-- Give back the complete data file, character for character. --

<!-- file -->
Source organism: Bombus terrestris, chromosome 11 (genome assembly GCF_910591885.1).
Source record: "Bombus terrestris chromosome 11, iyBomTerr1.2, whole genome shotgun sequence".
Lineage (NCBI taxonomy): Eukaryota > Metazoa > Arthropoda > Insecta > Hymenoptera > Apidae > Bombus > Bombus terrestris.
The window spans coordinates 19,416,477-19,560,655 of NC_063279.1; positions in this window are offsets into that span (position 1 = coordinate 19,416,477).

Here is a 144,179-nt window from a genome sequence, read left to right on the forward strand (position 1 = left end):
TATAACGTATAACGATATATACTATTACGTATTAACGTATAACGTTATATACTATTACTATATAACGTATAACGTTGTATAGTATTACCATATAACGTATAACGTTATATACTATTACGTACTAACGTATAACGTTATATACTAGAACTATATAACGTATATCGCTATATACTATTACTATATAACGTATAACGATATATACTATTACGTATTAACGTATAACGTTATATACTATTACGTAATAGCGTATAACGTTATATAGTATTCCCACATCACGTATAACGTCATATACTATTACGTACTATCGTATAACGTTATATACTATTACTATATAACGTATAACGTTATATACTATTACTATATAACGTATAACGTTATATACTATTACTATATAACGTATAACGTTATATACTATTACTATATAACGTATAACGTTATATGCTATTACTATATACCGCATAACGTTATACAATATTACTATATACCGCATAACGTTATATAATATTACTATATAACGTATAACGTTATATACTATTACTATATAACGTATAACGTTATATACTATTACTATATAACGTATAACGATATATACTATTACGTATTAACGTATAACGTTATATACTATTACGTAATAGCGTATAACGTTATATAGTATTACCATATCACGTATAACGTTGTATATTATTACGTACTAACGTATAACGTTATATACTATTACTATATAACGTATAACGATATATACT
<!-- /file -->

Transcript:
Source organism: Bombus terrestris, chromosome 11 (genome assembly GCF_910591885.1).
Source record: "Bombus terrestris chromosome 11, iyBomTerr1.2, whole genome shotgun sequence".
Lineage (NCBI taxonomy): Eukaryota > Metazoa > Arthropoda > Insecta > Hymenoptera > Apidae > Bombus > Bombus terrestris.
The window spans coordinates 19,416,477-19,560,655 of NC_063279.1; positions in this window are offsets into that span (position 1 = coordinate 19,416,477).

Here is a 144,179-nt window from a genome sequence, read left to right on the forward strand (position 1 = left end):
TATAACGTATAACGATATATACTATTACGTATTAACGTATAACGTTATATACTATTACTATATAACGTATAACGTTGTATAGTATTACCATATAACGTATAACGTTATATACTATTACGTACTAACGTATAACGTTATATACTAGAACTATATAACGTATATCGCTATATACTATTACTATATAACGTATAACGATATATACTATTACGTATTAACGTATAACGTTATATACTATTACGTAATAGCGTATAACGTTATATAGTATTCCCACATCACGTATAACGTCATATACTATTACGTACTATCGTATAACGTTATATACTATTACTATATAACGTATAACGTTATATACTATTACTATATAACGTATAACGTTATATACTATTACTATATAACGTATAACGTTATATACTATTACTATATAACGTATAACGTTATATGCTATTACTATATACCGCATAACGTTATACAATATTACTATATACCGCATAACGTTATATAATATTACTATATAACGTATAACGTTATATACTATTACTATATAACGTATAACGTTATATACTATTACTATATAACGTATAACGATATATACTATTACGTATTAACGTATAACGTTATATACTATTACGTAATAGCGTATAACGTTATATAGTATTACCATATCACGTATAACGTTGTATATTATTACGTACTAACGTATAACGTTATATACTATTACTATATAACGTATAACGATATATACT